ACR Systems, Inc. v. Woori Bank

Filing 108

OPINION & ORDER re: 101 MOTION to Amend/Correct First Amended Complaint filed by ACR Systems, Inc. For the reasons stated above, the SAC fails to cure the deficiencies identified by the Court in the February 8 Order. Ac cordingly, ACR's motion for leave to file the SAC is DENIED. Given ACR's concession that the SAC contains "all proposed amendments" regarding the independent torts that could form the basis for a claim of civil conspiracy, ACR&# 039;s claims for fraud, conversion, and conspiracy are dismissed with prejudice. Likewise, ACR's claims for aiding and abetting fraud and conversion are dismissed with prejudice. Woori is directed to file an answer to ACR's remaining claim by no later than fourteen days from the date of this Opinion. The Clerk of the Court is respectfully directed to close the motion docketed at ECF No. 101. (Signed by Judge John F. Keenan on 4/10/2018) (mro)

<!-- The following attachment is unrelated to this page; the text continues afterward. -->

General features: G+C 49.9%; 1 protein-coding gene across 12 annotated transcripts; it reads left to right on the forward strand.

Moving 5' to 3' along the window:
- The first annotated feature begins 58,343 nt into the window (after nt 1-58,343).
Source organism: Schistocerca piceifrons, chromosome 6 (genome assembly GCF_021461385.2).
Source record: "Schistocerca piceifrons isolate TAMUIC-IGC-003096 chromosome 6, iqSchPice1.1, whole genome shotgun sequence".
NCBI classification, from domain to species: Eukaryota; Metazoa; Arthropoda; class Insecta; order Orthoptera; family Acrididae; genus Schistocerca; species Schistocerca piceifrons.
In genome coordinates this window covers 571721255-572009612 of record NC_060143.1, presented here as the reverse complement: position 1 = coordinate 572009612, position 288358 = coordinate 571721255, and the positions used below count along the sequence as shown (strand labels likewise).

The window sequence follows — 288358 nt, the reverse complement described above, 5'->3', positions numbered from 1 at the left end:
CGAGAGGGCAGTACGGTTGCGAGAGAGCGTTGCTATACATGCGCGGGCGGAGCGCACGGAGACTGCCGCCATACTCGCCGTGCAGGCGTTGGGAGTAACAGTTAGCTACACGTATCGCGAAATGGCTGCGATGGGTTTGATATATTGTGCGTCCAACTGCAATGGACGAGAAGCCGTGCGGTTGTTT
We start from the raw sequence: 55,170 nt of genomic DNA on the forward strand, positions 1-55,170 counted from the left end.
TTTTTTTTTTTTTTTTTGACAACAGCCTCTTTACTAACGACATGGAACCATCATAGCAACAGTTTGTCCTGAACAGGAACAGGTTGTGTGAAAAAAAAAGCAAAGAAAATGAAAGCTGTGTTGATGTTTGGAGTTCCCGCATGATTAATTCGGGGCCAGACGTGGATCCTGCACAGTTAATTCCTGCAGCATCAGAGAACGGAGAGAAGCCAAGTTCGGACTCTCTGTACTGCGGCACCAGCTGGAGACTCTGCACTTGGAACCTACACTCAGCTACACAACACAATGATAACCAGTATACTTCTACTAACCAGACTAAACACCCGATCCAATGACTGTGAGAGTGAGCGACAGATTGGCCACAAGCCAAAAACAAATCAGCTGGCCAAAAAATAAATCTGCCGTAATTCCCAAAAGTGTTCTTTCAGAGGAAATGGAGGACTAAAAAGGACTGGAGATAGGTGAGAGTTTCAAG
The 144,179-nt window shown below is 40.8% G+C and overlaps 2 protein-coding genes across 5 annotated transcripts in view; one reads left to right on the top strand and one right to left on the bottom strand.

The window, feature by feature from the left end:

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Case 1:09-md-02013-PAC Document 57 Filed 09/30/10 Page 1 of 45 USDC SDNY DOCUMENT ELECTRONICALLY FILED DOC #: _________________ DATE FILED: 04/10/2018 UNITED STATES DISTRICT COURT SOUTHERN DISTRICT OF NEW YORK ------------------------------ X ACR UNITED STATES DISTRICT COURT : SYSTEMS, INC., SOUTHERN DISTRICT OF NEW YORK: Plaintiff, : -----------------------------------------------------------x In re FANNIE MAE 2008 SECURITIES : : No. 1408 Civ. 7831 (PAC) Civ. 2817 (JFK) -against: LITIGATION : 09 MD & ORDER OPINION 2013 (PAC) : : WOORI BANK, : : OPINION & ORDER : -----------------------------------------------------------x Defendant. : ------------------------------ X APPEARANCES HONORABLE PAUL A. CROTTY, United States District Judge: FOR PLAINTIFF ACR SYSTEMS, INC. John E. Cone Jr. LAW OFFICE OF JOHN E. CONE JR. BACKGROUND1 Marc The early years of this decade saw a boom in home financing which was fueled, among M. Coupey MARC M. COUPEY LAW, PLLC other things, by low interest rates and lax credit conditions. New lending instruments, such as FOR DEFENDANT WOORI BANK Robert S. Friedman subprime mortgages (high credit risk loans) and Alt-A mortgages (low-documentation loans) Rena Andoh Shin Y. Hahn kept the boom going. Borrowers played a role too; they took on unmanageable risks on the SHEPPARD, MULLIN, RICHTER & HAMPTON LLP JOHN assumption that the market would continue to rise and that refinancing options would always be F. KEENAN, United States District Judge: Before the Court is a motion by Plaintiff ACR Systems, Inc. available in the future. Lending discipline was lacking in the system. Mortgage originators did (“ACR”) for leave to file a second amended complaint. ACR not hold these high-risk mortgage loans. Rather than carry the rising risk on their books, the asserts that new allegations in the proposed second amended originators sold their loans into the secondary mortgage market, often as securitized packages complaint (the “SAC”) cure the deficiencies identified by the known as mortgage-backed securities (“MBSs”). MBS markets grew almost exponentially. Court in its previous Opinion and Order, which granted in part But then the housing bubble burst. In 2006, the demand for housing dropped abruptly and denied in part a motion by Defendant Woori Bank (“Woori”) to and home prices began to fall. In light of the changing housing market, banks modified their dismiss ACR’s first amended complaint (the “FAC”) pursuant to lending practices and became unwilling to refinance home mortgages without refinancing. Federal Rule of Civil Procedure 12(b)(6). For the reasons stated below, ACR’s motion for leave to file the SAC is denied. 1 Unless otherwise indicated, all references cited as “(¶ _)” or to the “Complaint” are to the Amended Complaint, dated June 22, 2009. For purposes of this Motion, all allegations in the Amended Complaint are taken as true. 1 1 I. Background The facts underlying this case were thoroughly discussed in the Court’s Opinion and Order granting in part and denying in part Woori’s motion to dismiss the FAC (the “February 8 Order”). (See Op. & Order at 2-5, ECF No. 94 (filed Feb. 8, 2017).) Nevertheless, the Court will summarize the factual and procedural background that is relevant to the instant motion. A. Factual Background The following facts are drawn from the FAC and its attached exhibits. ACR is a Texas corporation that is authorized by the U.S. Government to supply military goods to various foreign governments. (Am. Compl. ¶¶ 2, 6, ECF No. 47 (filed Apr. 1, 2016) [hereinafter FAC].) Woori is a South Korean bank, owned in part by the government of South Korea, with a branch in Manhattan. (Id. ¶ 3.) Non-party Woong Kook Co. Ltd. (“Woong Kook”) is an agent of the Defense Ministry of South Korea (“DAPA”). (Id. ¶¶ 4-5.) In January 2011, ACR entered into five contracts with Woong Kook to supply custom military goods to DAPA. (Id. ¶¶ 16-17.) The value of the first contract was $85,862, and the value of the remaining four contracts totaled $250,270.08. (Id. ¶¶ 1718.) ACR was to be paid by a letter of credit, which was numbered MD1G8012GU00032 and dated December 28, 2010 (the “Letter of Credit.”) (Id. ¶ 19.) 2 In the transactions contemplated, Woong Kook would act as the purchaser-applicant, Woori would issue the Letter of Credit, and ACR would act as the seller-beneficiary. (See Op. & Order at 2-3, ECF No. 94.) In January 2011, the Letter of Credit was amended to permit Woori to make payments to ACR in the absence of an “inspection acceptance certificate” from DAPA (“Acceptance Certificate”). (See FAC ¶ 20; see also FAC Ex. B.) In the event that ACR did not receive an Acceptance Certificate within seven days of DAPA’s receipt of a shipment, ACR’s “statement to [Woori]” that no Acceptance Certificate was received would “be a cause to draw against the Letter Of Credit.” (Id.) At the end of February 2012, ACR shipped the military goods covered by the first contract (the “Goods”) to South Korea. (FAC ¶ 22.) Although the Goods were delivered to DAPA in “good order and condition,” ACR did not receive an Acceptance Certificate. (Id. ¶¶ 23-24.) ACR notified Woori that it did not receive an Acceptance Certificate and “timely complied with all preconditions and requirements of the Letter of Credit by tendering to Woori all documentation and information required by the Letter of Credit[.]” (Id. ¶¶ 24-25.) However, purportedly after applying deductions demanded by Woong Kook and DAPA, Woori paid ACR only $28,099.11. (Id. ¶ 26.) The partial payment left an amount of $57,762.89 outstanding. (Id.) Thereafter, ACR repeatedly requested payment of the 3 remaining amount due, but Woori refused to pay. (Id. ¶ 27.) Despite its partial payment to ACR, Woori claimed that ACR’s failure to present an Acceptance Certificate prevented it from paying any amount under the Letter of Credit. (Id. ¶¶ 36-37.) According to ACR, Woori and Woong Kook “colluded” in various ways to injure ACR. For example, the deductions requested by Woong Kook and DAPA were “fabricated, wholly false[,] and unjustified.” (Id. ¶ 37.) Also, Woong Kook allegedly “works extensively with and does multimillion dollars’ worth of business with Woori on a regular basis[.]” (Id. ¶ 38(c).) ACR claims further that “[n]either Woori nor Woong Kook took any action, to date, to encourage, require or notify DAPA to return” the Goods to ACR. (Id. ¶ 38(f).) Finally, ACR points to a separate lawsuit, filed in Texas by Woong Kook against ACR, as evidence of collusion between Woori and Woong Kook. (Id. ¶ 38(g)-(i).) B. Procedural Background After ACR filed the original complaint in the Supreme Court of New York, County of Westchester, Woori removed the case to this Court on the basis of diversity jurisdiction. (Notice of Removal at 2, ECF No. 1 (filed Apr. 18, 2014).) On June 23, 2014, Woori moved to dismiss the complaint for lack of standing and failure to state a claim upon which relief may be granted. (See Op. & Order at 6, ECF No. 94.) 4 On March 25, 2015, the Court granted in part and denied in part Woori’s motion to dismiss. (Op. & Order at 16, ECF No. 29 (filed Mar. 25, 2015).) ACR filed the FAC on April 1, 2016, asserting claims for civil conspiracy and punitive damages for the first time. (See FAC ¶¶ 47-59.) On February 8, 2017, the Court granted in part and denied in part Woori’s motion to dismiss the FAC pursuant to Rule 12(b)(6). (Op. & Order at 18, ECF No. 94.) The Court determined that the FAC stated a claim for wrongful dishonor. (Id. at 12-14.) The Court also found that the FAC did not state a claim for civil conspiracy because ACR failed to adequately plead the tort underlying its civil conspiracy claim, i.e., fraud. (Id. at 14-16.) Finally, the Court dismissed ACR’s claim for punitive damages with prejudice. (Id. at 16-18.) However, the Court dismissed the claim for civil conspiracy without prejudice. (Id. at 18.) The Court observed that, “[w]hile ACR claims to have recently discovered evidence showing a payment of $85,862.00 from Woori to Woong Kook, this new allegation does not support a claim for fraud and would not cure the civil conspiracy claim’s deficiencies.” (Id. at 17 (citation omitted).) Accordingly, the Court ordered that, “if ACR wishes to amend the civil conspiracy claim, it must file an application with the Court attaching its proposed amendments and explaining how those amendments would allow the civil conspiracy claim to survive a motion to dismiss.” (Id.) 5 C. ACR’s Motion for Leave to File the SAC On April 14, 2017, ACR filed the instant motion for leave to file the SAC. (Mot. to Amend, ECF No. 101 (filed Apr. 14, 2017).) ACR interprets the February 8 Order as requiring it to “include in its proposed Amended Complaint all independent torts upon which its conspiracy claims are grounded.”1 (Pl. Reply at 45, ECF No. 105 (filed Apr. 14, 2017).) Thus, whereas the FAC asserted three causes of action (i.e., wrongful dishonor, civil conspiracy, and punitive damages), the SAC asserts nine causes of action. ACR now brings claims for: (1) wrongful dishonor; (2) fraud; (3) conspiracy to commit fraud; (4) aiding and abetting fraud; (5) fraudulent concealment; (6) conspiracy to commit fraudulent concealment; (7) conversion; (8) conspiracy to commit conversion; and (9) aiding and abetting conversion. (See Decl. of Marc M. Coupey Ex. 1 ¶¶ 96-161, ECF No. 103-1 (filed Apr. 14, 2017) [hereinafter SAC].) The SAC re-alleges and attempts to expand on claims in the FAC that Woori and Woong Kook colluded to defraud or otherwise harm ACR. For example, ACR claims that the fact that Woori “made all deductions from payment due under the [Letter of Credit] enumerated by Woong Kook” is evidence of “a conspiracy According to ACR, the SAC “include[s] all proposed amendments to its complaint[.]” (Pl. Reply at 5 n.1, ECF No. 105 (filed Apr. 14, 2017).) 1 6 and aiding and abetting the fraud of converting” the Goods. (Id. ¶ 49.) ACR also alleges that Sun Pak, Woori’s “letter of credit manager,” neglected to tell ACR that, when Woori made the partial payment of $28,099.11, “Woori would only pay that amount . . . and never intended to pay any more.” (Id. ¶ 50.) According to ACR, Pak also claimed that, in the absence of an Acceptance Certificate, Woori could not legally make payments to ACR on the Letter of Credit, notwithstanding past practice to the contrary. (Id. ¶¶ 56-57.) Additionally, Woori purportedly “falsely transferred title” of the Goods to Woong Kook. (Id. ¶ 81.) The SAC also contains allegations about Woong Kook’s lawsuit—since dismissed—against ACR in Texas as well as a general pattern of corruption in South Korean government agencies. (Id. ¶¶ 83-87, 94-95.) II. Legal Standard Rule 15(a) of the Federal Rules of Civil Procedure allows a party to amend its pleadings with leave of the court and further directs that “[t]he court should freely give leave when justice so requires.” Fed. R. Civ. P. 15(a)(2). “Leave to amend, though liberally granted, may properly be denied for: ‘undue delay, bad faith or dilatory motive on the part of the movant, repeated failure to cure deficiencies by amendments previously allowed, undue prejudice to the opposing party by virtue of allowance of the amendment, futility of amendment, etc.’” Ruotolo v. City of 7 New York, 514 F.3d 184, 191 (2d Cir. 2008) (quoting Foman v. Davis, 371 U.S. 178, 182 (1962)). “One appropriate basis for denying leave to amend is that the proposed amendment is futile.” Lucente v. Int’l Bus. Machs. Corp., 310 F.3d 243, 258 (2d Cir. 2002). “An amendment to a pleading is futile if the proposed claim could not withstand a motion to dismiss pursuant to Fed. R. Civ. P. 12(b)(6).” Id. “Thus, the standard for denying leave to amend based on futility is the same as the standard for granting a motion to dismiss.” IBEW Local Union No. 58 Pension Trust Fund & Annuity Fund v. Royal Bank of Scotland Grp., PLC, 783 F.3d 383, 389 (2d Cir. 2015); see also Ricciuti v. N.Y.C. Transit Auth., 941 F.2d 119, 123 (2d Cir. 1991) (“When the plaintiff has submitted a proposed amended complaint, the district judge may review that pleading for adequacy and need not allow its filing if it does not state a claim upon which relief can be granted.”). Accordingly, “[a]s it did in reviewing [Woori’s] motion to dismiss the FAC, the Court treats all factual allegations in the SAC as true and draws all reasonable inferences” in ACR’s favor. Kuriakose v. Fed. Home Loan Mortg. Corp., 897 F. Supp. 2d 168, 175 (S.D.N.Y. 2012). However, if the SAC does not “contain sufficient factual matter, accepted as true, to state a claim to relief that is plausible on its face,” then leave to amend may 8 be denied as futile. Balintulo v. Ford Motor Co., 796 F.3d 160, 164-65 (2d Cir. 2015) (internal quotation marks omitted). III. Discussion A. Choice of Law “Where jurisdiction is predicated on diversity of citizenship, a federal court must apply the choice-of-law rules of the forum state.” Thea v. Kleinhandler, 807 F.3d 492, 497 (2d Cir. 2015). “Under New York choice-of-law rules, ‘where the parties agree that [a certain jurisdiction’s] law controls, this is sufficient to establish choice of law.’” Alphonse Hotel Corp. v. Tran, 828 F.3d 146, 152 (2d Cir. 2016) (alteration in original) (quoting Fed. Ins. Co. v. Am. Home Assur. Co., 639 F.3d 557, 566 (2d Cir. 2011)). Here, Woori asserts that New York law applies and argues that ACR “applied New York law in its moving papers and also admitted that there was no conflict between New York and Texas law on [ACR’s] claims.” (Def. Opp’n at 9 n.7, ECF No. 104 (filed Apr. 14, 2017).) In its reply, ACR does not object to or otherwise challenge Woori’s contention. Accordingly, it is appropriate to apply New York law. See Krumme v. WestPoint Stevens Inc., 238 F.3d 133, 138 (2d Cir. 2000) (“The parties’ briefs assume that New York law controls, and such ‘implied consent . . . is sufficient to establish choice of law.’” (quoting Tehran-Berkeley Civil & Envtl. Eng’rs v. 9 Tippetts-Abbett-McCarthy-Stratton, 888 F.2d 239, 242 (2d Cir. 1989))). B. Claims for Fraud, Fraudulent Concealment, and Conversion ACR contends that the allegations in the SAC support claims against Woori for fraud, fraudulent concealment, and conversion. In opposition, Woori argues that the allegations in the SAC fail to meet the applicable pleading standards and, therefore, would not survive a motion to dismiss. The Court concludes that the SAC’s fraud-based claims do not satisfy Rule 9(b) and that the SAC fails to state a claim for conversion. 1. Fraud “Under New York law, fraud requires proof of (1) a material misrepresentation or omission of a fact, (2) knowledge of that fact’s falsity, (3) an intent to induce reliance, (4) justifiable reliance by the plaintiff, and (5) damages.” Loreley Fin. (Jersey) No. 3 Ltd. v. Wells Fargo Sec., LLC, 797 F.3d 160, 170 (2d Cir. 2015) (citing Eurycleia Partners, LP v. Seward & Kissel, LLP, 910 N.E.2d 976, 979 (N.Y. 2009)). Additionally, Federal Rule of Civil Procedure 9(b) sets forth a heightened pleading standard for allegations of fraud. Specifically, “[i]n alleging fraud or mistake, a party must state with particularity the circumstances constituting fraud or mistake. Malice, intent, knowledge, and other conditions of a person’s mind may be alleged generally.” Fed. R. Civ. P. 9(b). 10 “In essence, Rule 9(b) places two further burdens on fraud plaintiffs—the first goes to the pleading of the circumstances of the fraud, the second to the pleading of the defendant’s mental state.” Loreley Fin., 797 F.3d at 171. With respect to the circumstances of the fraud, the complaint must “(1) detail the statements (or omissions) that the plaintiff contends are fraudulent, (2) identify the speaker, (3) state where and when the statements (or omissions) were made, and (4) explain why the statements (or omissions) are fraudulent.” Id. (quoting Eternity Global Master Fund Ltd. v. Morgan Guar. Trust Co. of N.Y., 375 F.3d 168, 187 (2d Cir. 2004)). With respect to the necessary mental state, although “mental states may be pleaded ‘generally,’ Plaintiffs must nonetheless allege facts ‘that give rise to a strong inference of fraudulent intent.’” Id. (quoting Lerner v. Fleet Bank, N.A., 459 F.3d 273, 290-91 (2d Cir. 2006)). “The requisite ‘strong inference’ of fraud may be established either (a) by alleging facts to show that defendants had both motive and opportunity to commit fraud, or (b) by alleging facts that constitute strong circumstantial evidence of conscious misbehavior or recklessness.” Lerner, 459 F.3d at 29091 (quoting Shields v. Citytrust Bancorp, Inc., 25 F.3d 1124, 1128 (2d Cir. 1994)). In the SAC’s second claim for relief, ACR refers vaguely to Woori’s “multiple material misrepresentations of fact” to ACR. 11 (SAC ¶ 106.) Based on the SAC and ACR’s papers in support of its motion, the Court discerns two statements or omissions by Woori that, according to ACR, are fraudulent: (1) Pak’s claim that Woori was prohibited from making payments to ACR on the Letter of Credit without an Acceptance Certificate, and (2) Pak’s failure to tell ACR, in connection with a partial payment of $28,099.11, that “Woori would only pay that amount . . . and never intended to pay any more.” (SAC ¶¶ 50, 56-57.) ACR claims that it relied on these misrepresentations to its detriment by continuing to manufacture custom military goods and delaying in bringing suit against Woori. (Id. ¶ 108.) First, ACR argues that, “shortly after June 15, 2012,”2 Woori informed ACR that it was prohibited from making payments to ACR on the Letter of Credit without an Acceptance Certificate. (Id. ¶¶ 56-57.) According to ACR, this statement was untrue because it deviated from past payment practices and because, in fact, no legal or contractual impediment to payment existed. ACR allegedly received payments related to three prior In its memorandum, ACR asserts that Pak informed ACR “shortly after June 15, 2011, that Woori would not and could not legally pay the [Letter of Credit] to ACR because it had not received an acceptance certificate from DAPA.” (Pl. Mem. at 10, ECF No. 102 (filed Apr. 14, 2017) (emphasis added).) Looking to the other allegations in the SAC to resolve this contradiction, the Court concludes that ACR’s allegation is that Pak made this purportedly fraudulent statement on June 15, 2012. (See SAC ¶ 41 (alleging that the Goods were “ultimately delivered on time on or about March 8, 2012”).) 2 12 shipments despite the absence of an Acceptance Certificate. (SAC ¶¶ 6, 56.) The SAC, however, inconsistently identifies the entity that made the previous payments. (Id. ¶ 6 (“Woong Kook accepted and paid for the first three shipments made pursuant to the first contract secured by the Letter[.]”), ¶ 56 (“Ms. Pak made this statement despite the fact that she had made payment in full under the Letter for the first three shipments made by ACR when no DAPA certificates were issued.”).) Even assuming that Woori had previously made payments to ACR without an Acceptance Certificate, the SAC fails to demonstrate Pak’s knowledge that her statement was false in an actionable sense, rather than reflecting a new policy regarding payments or a mistaken understanding. Second, ACR alleges that, on December 20, 2012, Pak “convinced” ACR to accept a partial payment and suggested that ACR could request full payment at a later time, but did not disclose that “Woori would only pay that [partial] amount . . . and never intended to pay any more.” (Id. ¶ 50.) The SAC, however, is devoid of allegations indicating that Pak had contemporaneous knowledge that Woori planned to make no further payments to ACR, thereby rendering her statement false. Moreover, the Court declines ACR’s invitation to draw an adverse inference from Pak’s deposition, where she allegedly stated that “Woori had not made any payment whatsoever” under 13 the Letter of Credit. (See id. ¶ 62; Pl. Mem. at 10, ECF No. 102 (filed Apr. 14, 2014).) The deposition transcript demonstrates that Pak was responding to a question about a different document numbered MD198012GU00032. (See Decl. of Marc M. Coupey Ex. G, ECF No. 103-11 (filed Apr. 14, 2017).) The parties agree that the relevant letter of credit for purposes of this proceeding is numbered MD1G8012GU00032. (See SAC ¶ 31; Def. Opp’n at 2 n.1.) Thus, with respect to Pak’s alleged misrepresentations, the Court concludes that the SAC fails to allege facts “that give rise to a strong inference of fraudulent intent.” Loreley Fin., 797 F.3d at 171 (quoting Lerner, 459 F.3d at 290-91). Accordingly, the SAC fails to state a claim for fraud. 2. Fraudulent Concealment “[I]nstead of an act of affirmative misrepresentation, a fraud cause of action may be predicated on acts of concealment where the defendant had a duty to disclose material information.” Lerner, 459 F.3d at 291-92 (quoting Kaufman v. Cohen, 760 N.Y.S.2d 157, 165 (N.Y. App. Div. 2003)). “To state a claim for fraudulent concealment, the plaintiff must plead the elements of a fraud claim—substituting a description of what was concealed for what was mis-stated—and must also allege that the defendant had a duty to disclose the specified information and failed to do so.” Lefkowitz v. Bank of N.Y., 676 F. Supp. 2d 229, 266 (S.D.N.Y. 2009). A duty to disclose may arise in two 14 situations: “first, where the parties enjoy a fiduciary relationship, and second, where one party possesses superior knowledge, not readily available to the other, and knows that the other is acting on the basis of mistaken knowledge.” Lerner, 459 F.3d at 292 (quoting Aaron Ferer & Sons Ltd. v. Chase Manhattan Bank, N.A., 731 F.2d 112, 123 (2d Cir. 1984)). Like other claims sounding in fraud, a claim for fraudulent concealment “must comply with the requirements for specificity mandated by Rule 9(b).” Lefkowitz, 676 F. Supp. 2d at 266. Where “the plaintiff is unable to specify the time and place because no act occurred, ‘the complaint must still allege: (1) what the omissions were; (2) the person responsible for the failure to disclose; (3) the context of the omissions and the manner in which they misled the plaintiff; and (4) what the defendant obtained through the fraud.’” Manhattan Motorcars, Inc. v. Automobili Lamborghini, S.p.A., 244 F.R.D. 204, 213 (S.D.N.Y. 2007) (quoting Odyssey Re (London) Ltd. v. Stirling Cooke Brown Holdings Ltd., 85 F. Supp. 2d 282, 293 (S.D.N.Y. 2000)). Even assuming that Woori possessed a duty of disclosure with respect to ACR, it is readily apparent that ACR’s claim for fraudulent concealment fails to satisfy the heightened pleading standard of Rule 9(b). The omission in question is Woori’s alleged failure to “tell ACR that it was working with Woong Kook 15 to maximize its profits and business with the government of South Korea through DAPA[.]” (SAC ¶ 129.) The allegations do not identify who at Woori was responsible for the failure to disclose this information. See Manhattan Motorcars, 244 F.R.D. at 213. Nor do the allegations provide the context of the omission or describe what Woori obtained as a result of its nondisclosure. See id. Additionally, the Court doubts that Woori’s failure to announce its other business relationships or efforts to “maximize its profits and business with the government of South Korea” generates a strong inference of fraudulent intent. See Bigsy v. Barclays Capital Real Estate, Inc., 170 F. Supp. 3d 568, 578 (S.D.N.Y. 2016) (“Here, the plaintiffs allege that the defendants’ motive was to profit financially from their false representations. The plaintiffs proffer no evidence of who specifically in Barclays stood to benefit from the alleged schemes. . . . If a mere allegation of corporate profit were sufficient to allege scienter, the requirement would be effectively eliminated.”). Accordingly, the SAC does not state a claim for fraudulent concealment. 3. Conversion ACR alleges that Woori converted the Goods when it “transferred title or legal possession of the[] Military Goods to Woong Kook, . . . [which] transferred same to DAPA.” (SAC 16 ¶ 148.) In New York, the “two elements of conversion are (1) plaintiff’s possessory right or interest in the property and (2) defendant’s dominion over the property or interference with it, in derogation of plaintiff’s rights.” Grgurev v. Licul, 229 F. Supp. 3d 267, 285 (S.D.N.Y. 2017) (internal quotation marks omitted); see also Colavito v. N.Y. Organ Donor Network, 860 N.E.2d 713, 717 (N.Y. 2006)). The SAC contains no non- conclusory allegations that Woori exercised dominion over, or otherwise interfered with, the Goods. (See SAC ¶ 148 (“To complete this conversion, Woori transferred title or legal possession of these Military Goods to Woong Kook[.]”).) Rather, the SAC plainly establishes that ACR delivered the Goods directly to Woong Kook. (See id. ¶ 34 (“After Woong Kook’s receipt of the shipment of Military Goods . . . Woori was to pay ACR the full amount due.”), ¶ 47 (“After having earlier tested and passed the subject Military Goods received from ACR on March 8, 2012 . . . Woong Kook stated that a single inexpensive part . . . was defective.”).) Clearly, these allegations are not sufficient to demonstrate that Woori exercised dominion over, or otherwise interfered with, the Goods. Accordingly, the SAC does not state a claim for conversion. 17 C. Claims for Civil Conspiracy The SAC also seeks to hold Woori responsible for conspiracy to commit fraud, fraudulent concealment, and conversion, respectively. (SAC ¶¶ 114-119, 137-142, 151-156.) “New York does not recognize an independent tort of conspiracy.” Kirch v. Liberty Media Corp., 449 F.3d 388, 401 (2d Cir. 2006). However, “[i]f an underlying, actionable tort is established,” then a plaintiff “may plead the existence of a conspiracy . . . to demonstrate that each defendant’s conduct was part of a common scheme.” World Wrestling Fed’n Entm’t, Inc. v. Bozell, 142 F. Supp. 2d 514, 532 (S.D.N.Y. 2001) (internal quotation marks omitted). “To establish its claim of civil conspiracy, the [plaintiff] must demonstrate the primary tort, plus the following four elements: (1) an agreement between two or more parties; (2) an overt act in furtherance of the agreement; (3) the parties’ intentional participation in the furtherance of a plan or purpose; and (4) resulting damage or injury.” Id. As the Court has already explained, the SAC fails to state a claim for the underlying torts of fraud, fraudulent concealment, or conversion that would support a claim for civil conspiracy. To whatever extent ACR contends that the SAC states claims for the underlying torts based on its allegations of conspiracy, such reasoning places the cart before the horse. (See Pl. Reply at 10 (“Once a conspiracy is established between 18 Woong Kook and Woori . . . each party is liable for the actions taken by the other in pursuit of this conspiracy.”).) In the absence of an “actionable, underlying tort,” ACR’s conspiracybased claims may not proceed. Wang v. Enlander, 17 Civ. 4932 (LGS), 2018 WL 1276854, at *10 (S.D.N.Y. Mar. 6, 2018); see also Kirch, 449 F.3d at 401 (“[S]ince [plaintiff] fails to state causes of action for either of the torts underlying the alleged conspiracy, . . . it necessarily fails to state an actionable claim for civil conspiracy. The district court thus properly dismissed all of [plaintiff’s] claims.”). D. Aiding and Abetting Claims Finally, ACR argues that the SAC supports claims that Woori aided and abetted the torts of fraud and conversion, respectively. (SAC ¶¶ 120-127, 157-161.) Under New York law, the elements of aiding and abetting a conversion and aiding and abetting a fraud are substantially similar. See Kirschner v. Bennett, 648 F. Supp. 2d 525, 533 (S.D.N.Y. 2009). Both require “the existence of a primary violation, actual knowledge of the violation on the part of the aider and abettor, and substantial assistance.” Id.; see also Lerner, 459 F.3d at 292 (“To establish liability for aiding and abetting fraud, the plaintiffs must show ‘(1) the existence of a fraud; (2) [the] defendant’s knowledge of the fraud; and (3) that the defendant provided substantial assistance to advance the fraud’s 19 commission.’” (quoting JP Morgan Chase Bank v. Winnick, 406 F. Supp. 2d 247, 252 (S.D.N.Y. 2005))). Given the Court’s conclusion that the SAC fails to state a claim for the underlying torts of fraud or conversion, ACR’s claims for aiding and abetting fraud and conversion should be dismissed due to failure to plead a primary violation. See Prickett v. New York Life Ins. Co., 896 F. Supp. 2d 236, 251 (S.D.N.Y. 2012) (“With the dismissal of all claims for fraud and breach of fiduciary duty, the claim for aiding and abetting should be dismissed for failure to plead a primary violation.”). 20 Conclusion For the reasons stated above, the SAC fails to cure· the deficiencies identified by the Court in the February 8 Order. Acc~rdingly, ACR's motion for leave to file the SAC is DENIED. Given ACR's concession that the SAC contains "all proposed amendments" regarding the independent torts that could form the basis for a claim of civil conspiracy, ACR's claims for fraud, conversion, and conspiracy are dismissed with prejudice. Likewise, ACR's claims for aiding and abetting fraud and conversion are dismissed with prejudice. Woori is directed to file an answer to ACR's remaining claim by no later than fourteen days from the date of this Opinion. The Clerk of the Court is respectfully directed to close the motion docketed at ECF No. 101. SO ORDERED. Dated: New York, New York April /0 , 2018 United States District Judge 21